Written By: Chris Dolan and Emile Davis
This week’s question is from Tim from Oakland: I own a small business selling high end garage doors. Last Thursday, one of my employees got in a car accident on her way home from work. She doesn’t always drive, but on Thursdays she has to go meet potential customers to give estimates, so she has to drive around the city a bit to get to them all. Sometimes she comes back to the office, but not always, sometimes, she goes directly home from the last estimate. Luckily, she wasn’t hurt, but the other driver had a broken collar bone. Their lawyer just called me to say that since I was her employer I might be on the hook and asked about my insurance. But she was not on the clock, she was done for the day, and it was her own car, not a company car. Do I have to tell my insurance and am I responsible?
Hi Tim, First off, I am glad that your employee is okay and am hopeful that the other driver heals well and quickly. I do want to thank you for reaching out with this interesting question about an issue that affects employees and employers alike.
In its largest sense, the issue you are asking about is: under what circumstances might an employer be held responsible for the acts of its employees. There are various times when an employer is responsible for the acts of employees. It is a legal doctrine known as respondeat superior. As you have recognized, when an employee is “on the clock,” it is much more likely the employer will be held responsible for the negligent actions of an employee.
More specifically, and as it relates to your question, it is best to start with the original rules. Historically, the general rule has been that an employer is not legally responsible for the acts of an employee when the worker is commuting to, and from, the workplace. This is often referred to as the coming-and-going rule. The going-and-coming rule is based on the theory that the employment relationship is suspended from the time the employee leaves their job until they return. And, also, that during the normal everyday commute, the employee is not rendering services directly or indirectly to his employer.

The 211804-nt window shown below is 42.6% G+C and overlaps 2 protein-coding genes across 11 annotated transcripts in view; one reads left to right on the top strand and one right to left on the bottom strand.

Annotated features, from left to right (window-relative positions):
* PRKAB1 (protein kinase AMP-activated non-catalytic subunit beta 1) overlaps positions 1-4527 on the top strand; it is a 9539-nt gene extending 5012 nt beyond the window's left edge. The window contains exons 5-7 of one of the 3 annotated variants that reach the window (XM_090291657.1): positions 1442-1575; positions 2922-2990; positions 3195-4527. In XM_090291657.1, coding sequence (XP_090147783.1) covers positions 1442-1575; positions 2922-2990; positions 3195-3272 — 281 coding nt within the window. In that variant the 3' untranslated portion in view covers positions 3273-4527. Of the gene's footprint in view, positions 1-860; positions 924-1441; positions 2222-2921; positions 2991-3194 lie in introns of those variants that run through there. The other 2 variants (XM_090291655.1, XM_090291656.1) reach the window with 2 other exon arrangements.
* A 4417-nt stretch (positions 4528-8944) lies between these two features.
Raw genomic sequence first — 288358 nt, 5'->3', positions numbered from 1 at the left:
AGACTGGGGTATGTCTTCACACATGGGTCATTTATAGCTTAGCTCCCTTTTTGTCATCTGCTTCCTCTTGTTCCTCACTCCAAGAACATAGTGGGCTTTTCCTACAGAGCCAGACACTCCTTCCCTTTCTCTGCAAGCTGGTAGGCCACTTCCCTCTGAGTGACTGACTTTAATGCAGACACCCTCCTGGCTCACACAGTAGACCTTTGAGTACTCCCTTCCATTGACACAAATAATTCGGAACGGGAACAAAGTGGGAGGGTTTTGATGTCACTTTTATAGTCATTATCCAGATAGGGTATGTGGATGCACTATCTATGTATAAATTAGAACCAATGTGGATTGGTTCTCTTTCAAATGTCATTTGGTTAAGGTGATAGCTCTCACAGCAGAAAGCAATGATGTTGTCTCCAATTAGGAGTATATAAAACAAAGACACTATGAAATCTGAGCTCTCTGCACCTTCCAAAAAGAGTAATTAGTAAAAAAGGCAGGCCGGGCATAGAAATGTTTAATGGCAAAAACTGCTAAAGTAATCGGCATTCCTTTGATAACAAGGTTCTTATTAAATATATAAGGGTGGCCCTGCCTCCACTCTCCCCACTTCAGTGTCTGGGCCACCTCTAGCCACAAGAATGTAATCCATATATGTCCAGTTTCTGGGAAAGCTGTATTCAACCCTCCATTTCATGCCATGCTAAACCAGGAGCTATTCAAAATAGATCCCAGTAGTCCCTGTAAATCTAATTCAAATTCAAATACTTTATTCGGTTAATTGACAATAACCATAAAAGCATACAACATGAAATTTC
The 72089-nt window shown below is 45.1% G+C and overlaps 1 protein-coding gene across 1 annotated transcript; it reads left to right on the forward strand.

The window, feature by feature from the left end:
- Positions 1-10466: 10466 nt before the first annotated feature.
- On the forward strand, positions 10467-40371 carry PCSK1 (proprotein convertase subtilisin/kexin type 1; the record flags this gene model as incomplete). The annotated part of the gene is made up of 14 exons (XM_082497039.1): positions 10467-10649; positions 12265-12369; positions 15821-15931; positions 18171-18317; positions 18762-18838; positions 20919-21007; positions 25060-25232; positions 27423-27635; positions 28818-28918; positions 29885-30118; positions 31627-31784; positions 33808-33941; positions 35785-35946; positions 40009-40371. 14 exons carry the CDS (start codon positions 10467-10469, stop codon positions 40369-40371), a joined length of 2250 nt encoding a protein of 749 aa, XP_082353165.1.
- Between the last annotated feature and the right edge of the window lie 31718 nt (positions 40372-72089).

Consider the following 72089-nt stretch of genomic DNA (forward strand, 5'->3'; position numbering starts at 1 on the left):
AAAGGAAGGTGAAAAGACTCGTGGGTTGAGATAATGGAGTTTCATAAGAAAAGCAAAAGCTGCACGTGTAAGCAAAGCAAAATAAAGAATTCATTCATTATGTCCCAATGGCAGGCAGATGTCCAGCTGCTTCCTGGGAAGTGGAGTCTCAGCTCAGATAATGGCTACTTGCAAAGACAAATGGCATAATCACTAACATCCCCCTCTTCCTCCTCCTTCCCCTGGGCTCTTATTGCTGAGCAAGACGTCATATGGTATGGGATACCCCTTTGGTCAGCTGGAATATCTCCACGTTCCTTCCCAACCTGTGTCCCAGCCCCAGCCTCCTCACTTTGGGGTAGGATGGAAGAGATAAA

However, as with many legal rules there are several exceptions. For instance, there is a “vehicle use exception” to the going-and-coming rule. When an employer requires an employee to drive to and from the workplace so that the vehicle is available for the employer’s business, then the drive to and from work is considered within the scope of employment and the employer may be responsible for accidents that occur on the way to or from the workplace. Importantly, the employer’s requirement of having a vehicle may be either express or implied. That means that it is not necessary that this be a specific stated rule. So long as it is understood that the employer requires use of a vehicle, then the exception may apply.
The drive to and from work may also be within the scope of employment, and therefore potentially expose the employer to liability, if the use of the employee’s vehicle provides some direct or incidental benefit to the employer.
In your case, it appears at first glance, with the limited information provided, that your employee uses the car regularly for work. Insomuch as she drives her own vehicle around town to perform estimates for your company, it appears there may be both a “vehicle use exception” to the going-and-coming rule, as well as an exception for providing a benefit to the company. Given the limited information, there is no way to know for sure how this would play out in the courts, but it is certainly important to pass the information you received to your insurance company.